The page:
The Lord Jesus’ word was put into practice, as witnessed in the mission of the Apostles in the then-known world. This is seen in the shedding of their blood in martyrdom and in the foundation of the first Christian communities according to the Gospel ideal of “one heart and soul” (Acts 4:32). In our being in Rome, we are obliged to evoke with gratitude the example of Sts. Peter and Paul, who, leaving their homeland, carried the Gospel to the centre of the Roman Empire and concluded their preaching in martyrdom, the supreme expression of Christian witness. Since their time in Rome, the Christian community has flourished under its head, the Bishop of Rome, who, through God’s Providence, presides over the Church in charity. The 264th Successor of St. Peter the Apostle, Pope Benedict XVI, united to the apostolic patrimony which is St. Paul’s, extends a cordial welcome to his brother-bishops who have come from the Holy Land and are gathered for the Special Assembly: to provide him personally with information on the situation of the Catholic Church in the Middle East; to strengthen the bonds of Catholic communion, mindful of its ecumenical aspects; and to inspire Christians in their witness to Christ. Undoubtedly, under the wise guidance of His Holiness, Pope Benedict XVI, these proposals will be realized. At the same time, the synod fathers of the Middle East are very grateful to the Holy Father for his constant support, which is expressed in this synodal assembly and his untiring efforts in seeking a just and ongoing solution to the serious problems of the region, primarily that justice and peace will prevail. They are also grateful to the Supreme Pontiff for the Petrine charism which will assist them in achieving the purpose of this synodal assembly. Hopefully, after returning to the Middle East at the end of the synod, the Pastors of the Eastern Catholic Churches and all the Churches of the Latin tradition will be able to glorify God for a renewed sense of communion and inspiration in Christian witness in the places where they live and in the relations they have not only with Christians, but also with members of other religious denominations, primarily Jews and Muslims.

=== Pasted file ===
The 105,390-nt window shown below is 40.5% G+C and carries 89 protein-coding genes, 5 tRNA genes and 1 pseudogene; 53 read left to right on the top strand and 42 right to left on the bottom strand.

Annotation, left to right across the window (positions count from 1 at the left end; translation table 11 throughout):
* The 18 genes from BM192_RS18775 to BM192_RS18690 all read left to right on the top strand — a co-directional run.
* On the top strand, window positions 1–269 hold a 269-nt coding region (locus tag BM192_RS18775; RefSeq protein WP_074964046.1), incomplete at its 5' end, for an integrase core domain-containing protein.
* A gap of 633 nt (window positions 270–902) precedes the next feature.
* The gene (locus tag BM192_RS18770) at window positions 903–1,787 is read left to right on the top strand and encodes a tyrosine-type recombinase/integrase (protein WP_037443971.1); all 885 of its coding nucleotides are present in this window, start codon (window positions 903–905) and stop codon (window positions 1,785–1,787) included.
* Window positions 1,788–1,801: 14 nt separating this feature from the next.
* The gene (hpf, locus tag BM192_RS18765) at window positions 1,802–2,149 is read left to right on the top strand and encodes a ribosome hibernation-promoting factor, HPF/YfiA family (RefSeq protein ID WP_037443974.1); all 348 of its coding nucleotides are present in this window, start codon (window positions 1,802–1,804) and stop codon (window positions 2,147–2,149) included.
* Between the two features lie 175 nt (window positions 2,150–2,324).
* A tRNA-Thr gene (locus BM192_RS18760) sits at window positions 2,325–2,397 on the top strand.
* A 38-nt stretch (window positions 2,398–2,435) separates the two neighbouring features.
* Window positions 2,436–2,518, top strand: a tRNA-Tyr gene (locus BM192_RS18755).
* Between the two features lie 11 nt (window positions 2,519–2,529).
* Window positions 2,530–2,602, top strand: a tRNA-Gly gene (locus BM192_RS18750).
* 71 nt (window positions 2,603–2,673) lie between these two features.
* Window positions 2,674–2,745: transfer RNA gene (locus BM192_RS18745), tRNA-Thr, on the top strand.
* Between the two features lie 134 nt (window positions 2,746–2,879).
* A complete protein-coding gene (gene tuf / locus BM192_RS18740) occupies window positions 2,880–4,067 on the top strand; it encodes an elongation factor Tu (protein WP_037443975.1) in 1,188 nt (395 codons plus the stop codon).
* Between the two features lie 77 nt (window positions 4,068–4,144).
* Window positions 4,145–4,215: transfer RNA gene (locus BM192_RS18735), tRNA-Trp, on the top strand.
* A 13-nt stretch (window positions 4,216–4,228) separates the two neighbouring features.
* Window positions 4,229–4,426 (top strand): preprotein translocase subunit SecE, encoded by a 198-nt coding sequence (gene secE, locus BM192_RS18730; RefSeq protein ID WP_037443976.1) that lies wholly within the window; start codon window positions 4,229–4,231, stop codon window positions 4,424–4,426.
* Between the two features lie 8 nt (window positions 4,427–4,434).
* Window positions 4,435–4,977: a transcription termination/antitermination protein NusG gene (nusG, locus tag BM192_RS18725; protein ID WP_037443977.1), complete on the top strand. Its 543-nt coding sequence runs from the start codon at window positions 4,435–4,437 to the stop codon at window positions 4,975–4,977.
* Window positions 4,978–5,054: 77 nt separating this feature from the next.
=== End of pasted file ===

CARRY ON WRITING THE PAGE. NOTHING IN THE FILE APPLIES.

To bring this about, we invoke the intercession of all the saints of the region, in particular the numerous martyrs of the Holy Land, and, above all, the Blessed Virgin Mary, Mother of God and Mother of the Church. She will surely watch over the beloved Catholic Church in the land where she lived and cooperated in fulfilling the sublime mystery of the Incarnation and Redemption of humanity as a whole and each person. She tells us: “Do whatever he tells you” (Jn 2:5), she encourages us to put our trust, not in human strength and plans but in the promise: “Fear not, little flock, for it is your Father's good pleasure to give you the kingdom” (Lk 12:32).
Thank you for your patience in listening. May the grace of the Holy Spirit guide us in the work of the synod which lies before us.


[1] JOHN PAUL II, Address to the Members of the Federation of Asian Bishops’ Conferences - FABC (15 January 1995), L’Osservatore Romano: Weekly Edition in English, 24 January 1995, p. 6.
[2] BENEDICT XVI, Ad Patriarchas et Archiepiscopos Maiores Orientales: AAS 101 (2009) 858.
[3] Ibidem
[4] Ibidem
[5] Ibidem
[6] Cf. Calendario Atlante De Agostini 2010, Istituto Geografico De Agostini, Piotello (MI) 2009, p. 678.
[7] BENEDICT XVI, Discourse at the Consignment of the Instrumentum Laboris of the Special Assembly for the Middle East of the Synod of Bishops (6 June 2010), Nicosia, Cyprus; L’Osservatore Romano: Weekly Edition in English, 9 June 2010, p. 13
[8] The Statistics are taken from the Annuariuimn Statisticum Ecclesiae 2008, Vatican City 2010, pp. 281 and 285-287.
[9] BENEDICT XVI, Ad Patriarchas et Archiepiscopos Maiores Orientales: AAS 101 (2009) 858.
[10] Ibidem
[11] Even though the Lineamenta was sent to all 26 dicasteries, responses came from those with major interest in the ecclesial situation in the Middle East and whose heads normally take part in synodal assemblies.
[12] Cf. L’Osservatore Romano: Weekly Edition in English, 5 May 2010, p. 4.

[ Translated version received from the General Secretariat of the Synod of Bishops]